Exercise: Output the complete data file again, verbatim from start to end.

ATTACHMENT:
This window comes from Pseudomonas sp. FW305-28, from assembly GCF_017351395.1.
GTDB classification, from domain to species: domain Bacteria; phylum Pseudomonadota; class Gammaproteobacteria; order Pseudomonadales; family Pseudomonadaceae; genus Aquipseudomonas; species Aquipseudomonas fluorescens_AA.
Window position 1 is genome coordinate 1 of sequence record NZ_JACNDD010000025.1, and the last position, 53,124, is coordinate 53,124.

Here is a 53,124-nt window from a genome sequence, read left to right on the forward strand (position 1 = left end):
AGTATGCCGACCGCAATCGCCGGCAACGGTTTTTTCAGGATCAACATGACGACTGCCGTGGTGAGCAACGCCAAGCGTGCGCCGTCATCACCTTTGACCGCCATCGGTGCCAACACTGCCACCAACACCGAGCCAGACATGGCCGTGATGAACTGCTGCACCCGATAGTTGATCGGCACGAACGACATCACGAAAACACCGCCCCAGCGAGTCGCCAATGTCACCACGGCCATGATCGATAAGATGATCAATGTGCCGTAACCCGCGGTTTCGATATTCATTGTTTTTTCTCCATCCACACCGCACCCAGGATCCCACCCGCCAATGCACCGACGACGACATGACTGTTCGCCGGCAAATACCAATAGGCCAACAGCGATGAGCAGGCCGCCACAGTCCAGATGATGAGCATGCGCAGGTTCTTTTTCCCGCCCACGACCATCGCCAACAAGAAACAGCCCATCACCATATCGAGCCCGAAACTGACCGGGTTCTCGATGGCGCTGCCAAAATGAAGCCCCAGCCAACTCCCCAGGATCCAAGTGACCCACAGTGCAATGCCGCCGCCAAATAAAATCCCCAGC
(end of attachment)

This window comes from Pseudomonas sp. FW305-28, from assembly GCF_017351395.1.
GTDB classification, from domain to species: domain Bacteria; phylum Pseudomonadota; class Gammaproteobacteria; order Pseudomonadales; family Pseudomonadaceae; genus Aquipseudomonas; species Aquipseudomonas fluorescens_AA.
Window position 1 is genome coordinate 1 of sequence record NZ_JACNDD010000025.1, and the last position, 53,124, is coordinate 53,124.

Here is a 53,124-nt window from a genome sequence, read left to right on the forward strand (position 1 = left end):
AGTATGCCGACCGCAATCGCCGGCAACGGTTTTTTCAGGATCAACATGACGACTGCCGTGGTGAGCAACGCCAAGCGTGCGCCGTCATCACCTTTGACCGCCATCGGTGCCAACACTGCCACCAACACCGAGCCAGACATGGCCGTGATGAACTGCTGCACCCGATAGTTGATCGGCACGAACGACATCACGAAAACACCGCCCCAGCGAGTCGCCAATGTCACCACGGCCATGATCGATAAGATGATCAATGTGCCGTAACCCGCGGTTTCGATATTCATTGTTTTTTCTCCATCCACACCGCACCCAGGATCCCACCCGCCAATGCACCGACGACGACATGACTGTTCGCCGGCAAATACCAATAGGCCAACAGCGATGAGCAGGCCGCCACAGTCCAGATGATGAGCATGCGCAGGTTCTTTTTCCCGCCCACGACCATCGCCAACAAGAAACAGCCCATCACCATATCGAGCCCGAAACTGACCGGGTTCTCGATGGCGCTGCCAAAATGAAGCCCCAGCCAACTCCCCAGGATCCAAGTGACCCACAGTGCAATGCCGCCGCCAAATAAAATCCCCAGC